Mike Stevens | Oct 8, 2009

THE VICTORIAN STATE GOVERNMENT has today introduced regulations that will require new vehicles in Victoria to be fitted with electronic stability control (ESC) from January 2011.

The regulations, initially proposed in June, were later followed by the Federal Government's announcement that ESC will be mandatory on all new passenger vehicles in Australia from November 2011.

VACC Senior Manager for Government and Public Affairs, David Russell raised concerns today that Victoria's earlier date will affect sales across the state, with manufacturers potentially unable to adjust plans to suit one lone state.

“Like the Brumby Government, VACC supports any initiative to improve vehicle safety and to reduce the road toll,” Mr Russell said.

“However, VACC is concerned about the ‘go-it-alone’ strategy of the Brumby Government. We feel it will cause confusion, inconsistencies and loopholes. There are likely to be impacts on manufacturers, dealers and consumers.

Mr Russell acknowledged that Victorian Roads and Ports Minister Tim Pallas has made light commercial vehicles exempt, along with maintaining the ability to exempt certain other vehicles that meet exceptional standards, but said that VACC wants clarification on the regulatory details for the exemptions.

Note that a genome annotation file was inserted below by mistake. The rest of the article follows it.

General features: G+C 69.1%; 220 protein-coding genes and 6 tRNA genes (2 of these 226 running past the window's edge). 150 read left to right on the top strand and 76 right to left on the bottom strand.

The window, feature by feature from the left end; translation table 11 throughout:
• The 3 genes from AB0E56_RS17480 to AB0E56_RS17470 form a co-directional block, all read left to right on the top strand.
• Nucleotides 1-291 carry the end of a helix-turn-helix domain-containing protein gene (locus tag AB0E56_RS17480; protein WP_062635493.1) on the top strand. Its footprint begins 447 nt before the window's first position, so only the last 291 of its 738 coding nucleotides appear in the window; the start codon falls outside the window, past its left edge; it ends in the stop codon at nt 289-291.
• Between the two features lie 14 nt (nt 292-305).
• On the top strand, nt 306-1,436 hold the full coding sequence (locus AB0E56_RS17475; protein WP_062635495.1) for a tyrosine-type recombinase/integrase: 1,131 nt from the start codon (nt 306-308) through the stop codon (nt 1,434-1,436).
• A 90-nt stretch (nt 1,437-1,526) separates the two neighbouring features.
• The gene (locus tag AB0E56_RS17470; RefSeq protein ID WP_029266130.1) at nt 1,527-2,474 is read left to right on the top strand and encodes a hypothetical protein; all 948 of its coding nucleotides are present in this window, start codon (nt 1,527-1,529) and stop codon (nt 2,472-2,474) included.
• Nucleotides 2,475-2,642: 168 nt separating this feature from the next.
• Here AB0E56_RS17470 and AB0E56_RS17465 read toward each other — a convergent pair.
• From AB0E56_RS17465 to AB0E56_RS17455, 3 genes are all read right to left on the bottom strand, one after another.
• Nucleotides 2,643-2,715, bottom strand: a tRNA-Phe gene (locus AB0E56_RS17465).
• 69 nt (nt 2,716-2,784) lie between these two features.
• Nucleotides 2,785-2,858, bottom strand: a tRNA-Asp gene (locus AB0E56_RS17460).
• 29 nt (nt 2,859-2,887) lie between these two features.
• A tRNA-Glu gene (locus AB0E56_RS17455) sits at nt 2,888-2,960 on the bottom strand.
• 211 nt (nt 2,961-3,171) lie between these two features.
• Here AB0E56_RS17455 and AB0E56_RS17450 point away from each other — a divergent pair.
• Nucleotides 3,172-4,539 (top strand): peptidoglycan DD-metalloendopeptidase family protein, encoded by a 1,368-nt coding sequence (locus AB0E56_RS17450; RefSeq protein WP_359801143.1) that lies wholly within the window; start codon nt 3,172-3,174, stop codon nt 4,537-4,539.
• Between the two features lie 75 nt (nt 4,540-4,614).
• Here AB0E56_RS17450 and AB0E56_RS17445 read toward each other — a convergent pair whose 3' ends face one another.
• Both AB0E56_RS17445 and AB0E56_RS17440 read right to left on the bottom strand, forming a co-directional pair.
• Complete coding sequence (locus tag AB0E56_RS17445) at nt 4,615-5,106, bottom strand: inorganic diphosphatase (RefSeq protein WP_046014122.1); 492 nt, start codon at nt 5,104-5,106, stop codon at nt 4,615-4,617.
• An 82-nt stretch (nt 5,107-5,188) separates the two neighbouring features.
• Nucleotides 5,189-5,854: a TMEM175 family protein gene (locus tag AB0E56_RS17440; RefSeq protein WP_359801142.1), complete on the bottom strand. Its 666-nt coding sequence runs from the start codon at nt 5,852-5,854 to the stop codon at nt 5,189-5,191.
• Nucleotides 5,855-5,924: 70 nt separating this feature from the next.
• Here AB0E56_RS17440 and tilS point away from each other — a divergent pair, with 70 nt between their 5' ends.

“Manufacturers will be affected because they plan models years in advanced. They are global operators and will not be able to amend their plans solely for the Victorian market and for a 10 month period. That means certain makes and models simply will not be available for sale in this state," Mr Russell said.

“If the manufacturers are disadvantaged: then so too are the dealers and associated retailers. Dealers have little say about the design of the product delivered to them for sale. New car dealers in Victoria are likely to be restricted if some makes and models are prohibited from sale in the State by the regulations.

Mr Russell said the laws will create confusion among consumers on what models are available, and stressed that the State Government should reconsider the timing of the new regulations.

Announcing the regulation today, Mr Pallas said that the Brumby Labor Government is intent on improving the state's road network, reducing road tolls and providing important safety benefits.

“The latest Australian research indicates that electronic stability control can reduce single-vehicle crashes by up to 29 per cent.

“Road safety experts the world over acknowledge ESC technology as the most significant vehicle safety innovation since seat belts. Regulating for ESC is yet another world-leading and bold move from Victoria, similar to the introduction of compulsory seat belts in the 1970s.”

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